Civil War Series Analyzes America’s Deadliest One-Day Battle

casualties at antietam totaled 23,000

By Jonny Lupsha, Wondrium Staff Writer

The Battle of Antietam was a key point in American Civil War history. It happened in Maryland and involved bold moves by both the Confederacy and the Union. What made the Battle of Antietam so deadly?

"Battle of Antietam" by Kurz & Allison
The Battle of Antietam, fought on September 17, 1862, was the deadliest single-day battle in American history. Illustration by Kurz and Allison / Wikimedia Commons / Public Domain

Emboldened by a Confederate victory at Second Manassas, Gen. Robert E. Lee took the fight to the Union near Sharpsburg, Maryland, in what would become the Battle of Antietam. The battle occurred in multiple phases throughout the day and resulted in a death toll of over 3,600—and a total of 23,000 casualties when adding in the missing, captured, and wounded. This makes it the deadliest single-day battle in American history.

Why was Antietam so deadly? In their video series The Great Tours: Civil War Battlefields, Dr. Peter Carmichael, the Robert C. Fluhrer Professor of Civil War Studies at Gettysburg College, and Dr. Caroline Janney, the John L. Nau III Professor in History of the American Civil War at the University of Virginia, explore Antietam’s bloody legacy.

Why Did the Confederacy Move into Maryland?

“Lee wasted very little time after Second Manassas in preparing to go into Maryland, and his decision was shaped by several factors,” Dr. Janney said. “First, he put his faith in the offensive as the best chance to achieve a victory of annihilation over Union armies. He also sought logistical relief for the Confederate home front, given that northern and central Virginia had been occupied by armies with voracious appetites for food and fodder.”

And what kind of “logistical relief” did Lee hope for in Virginia? Both armies had picked the resources in their areas clean, from tearing down fences for campfires to drinking local wells dry. This was because resources were already strained with one army stationed in an area, so when a battle brought both sides to one location, supplies became unsustainable.

Lee also hoped that by bringing his force into new territory further north, he could refill his ranks with new recruits.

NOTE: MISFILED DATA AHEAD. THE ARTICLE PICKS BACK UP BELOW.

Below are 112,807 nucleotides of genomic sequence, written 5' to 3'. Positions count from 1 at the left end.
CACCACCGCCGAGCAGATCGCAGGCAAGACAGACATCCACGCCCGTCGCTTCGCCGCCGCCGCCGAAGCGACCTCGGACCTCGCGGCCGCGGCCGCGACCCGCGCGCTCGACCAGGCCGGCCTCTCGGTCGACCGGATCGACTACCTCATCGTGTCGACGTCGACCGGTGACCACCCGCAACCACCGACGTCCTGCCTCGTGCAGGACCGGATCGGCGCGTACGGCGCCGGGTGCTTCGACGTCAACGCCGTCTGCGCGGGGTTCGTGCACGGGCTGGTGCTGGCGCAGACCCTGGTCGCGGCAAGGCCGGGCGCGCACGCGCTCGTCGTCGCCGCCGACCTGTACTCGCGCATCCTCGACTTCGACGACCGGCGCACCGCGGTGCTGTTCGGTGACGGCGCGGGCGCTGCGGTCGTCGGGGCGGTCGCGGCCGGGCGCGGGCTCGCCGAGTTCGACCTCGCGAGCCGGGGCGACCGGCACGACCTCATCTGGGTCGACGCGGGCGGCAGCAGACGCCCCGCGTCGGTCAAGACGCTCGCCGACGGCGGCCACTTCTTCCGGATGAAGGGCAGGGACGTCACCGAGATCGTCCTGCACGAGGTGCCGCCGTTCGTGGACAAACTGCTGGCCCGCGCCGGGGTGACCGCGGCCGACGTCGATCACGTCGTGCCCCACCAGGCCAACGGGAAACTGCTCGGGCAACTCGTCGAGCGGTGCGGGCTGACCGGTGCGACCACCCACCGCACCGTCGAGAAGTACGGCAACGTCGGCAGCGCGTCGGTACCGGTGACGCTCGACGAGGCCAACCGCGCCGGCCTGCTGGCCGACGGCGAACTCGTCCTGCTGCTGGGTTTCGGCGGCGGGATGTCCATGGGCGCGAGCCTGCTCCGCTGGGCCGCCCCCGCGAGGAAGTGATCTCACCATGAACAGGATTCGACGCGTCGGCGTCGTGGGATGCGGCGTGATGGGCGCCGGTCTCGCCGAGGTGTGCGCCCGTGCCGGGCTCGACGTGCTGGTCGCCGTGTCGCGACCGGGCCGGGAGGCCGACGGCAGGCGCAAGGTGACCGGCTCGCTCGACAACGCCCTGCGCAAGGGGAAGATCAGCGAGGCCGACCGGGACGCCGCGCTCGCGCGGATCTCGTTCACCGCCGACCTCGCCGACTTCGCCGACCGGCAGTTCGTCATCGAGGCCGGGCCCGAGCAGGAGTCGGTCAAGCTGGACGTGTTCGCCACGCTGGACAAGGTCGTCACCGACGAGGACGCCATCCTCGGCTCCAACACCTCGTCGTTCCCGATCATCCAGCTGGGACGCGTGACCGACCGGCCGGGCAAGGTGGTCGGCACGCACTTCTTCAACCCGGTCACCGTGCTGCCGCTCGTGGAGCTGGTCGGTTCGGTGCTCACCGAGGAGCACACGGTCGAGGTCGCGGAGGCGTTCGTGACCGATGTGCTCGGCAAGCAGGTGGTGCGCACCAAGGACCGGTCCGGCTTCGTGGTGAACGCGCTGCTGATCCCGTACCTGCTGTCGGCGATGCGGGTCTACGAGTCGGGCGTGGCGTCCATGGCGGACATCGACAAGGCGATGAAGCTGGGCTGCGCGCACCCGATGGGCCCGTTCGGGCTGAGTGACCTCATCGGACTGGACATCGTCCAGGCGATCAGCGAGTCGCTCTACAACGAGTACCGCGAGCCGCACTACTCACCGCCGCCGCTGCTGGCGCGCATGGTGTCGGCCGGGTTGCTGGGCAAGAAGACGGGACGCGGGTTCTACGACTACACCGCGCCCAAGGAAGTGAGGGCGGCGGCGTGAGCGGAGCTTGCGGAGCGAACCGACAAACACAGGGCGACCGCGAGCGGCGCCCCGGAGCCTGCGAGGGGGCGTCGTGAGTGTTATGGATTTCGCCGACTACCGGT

“Maryland had many Southern sympathizers, mostly in eastern Maryland, but Lee’s army was headed into Unionist-dominated western Maryland,” Dr. Janney said. “His soldiers were bitterly disappointed when Marylanders did not greet them as liberators.”

Why Was the Battle of Antietam So Deadly?

The Battle of Antietam was fought on September 17, 1862. Union forces were led by Maj. Gen. George McClellan. According to Dr. Carmichael, one incident at the beginning of the fight helped cause the high number of casualties. Three Union brigades attacked the Confederate brigades stationed at the left flank near a cornfield at Antietam. Only one Union brigade made it through initially, led by Lt. Col. Jacob Eugene Duryée.

“[Duryée’s men] ran smack into a Confederate line,” Dr. Carmichael said. “That initiated a series of attacks back and forth—the fighting is extraordinarily fluid. What people need to imagine, again, is that one side has an upper hand, and just when they’re about to deliver that knockout blow, reinforcements arrive on the other side and it goes back and forth and back and forth.”

This very brief tug of war between the Union and the Confederacy alone, nonetheless, caused a full one-third of the battle’s casualties. Shortly afterward, a different group of 5,000 Union soldiers, led by Maj. Gen. John Sedgwick, marched to attack the same Confederate left flank. Having missed the initial fight, they believed there were very few Confederates there and, thus, chose to march in very tight brigade-length battle lines, making it difficult to maneuver. They were surprised by Lee’s men, essentially surrounded, and suffered heavy losses.

“You should note that [Maj. Gen. Edwin] Sumner was so rattled by what happened in the West Woods that he reported to McClellan basically that nothing more could be done on that flank,” Dr. Carmichael said. “Here’s again another example of the back and forth, savage, fierce fighting. It almost always ends in a draw; and that’s what happens.”

Repeated stalemates throughout the day led to a spike in casualties for both sides.

The Great Tours: Civil War Battlefields is now available to stream on Wondrium.

Edited by Angela Shoemaker, Wondrium Daily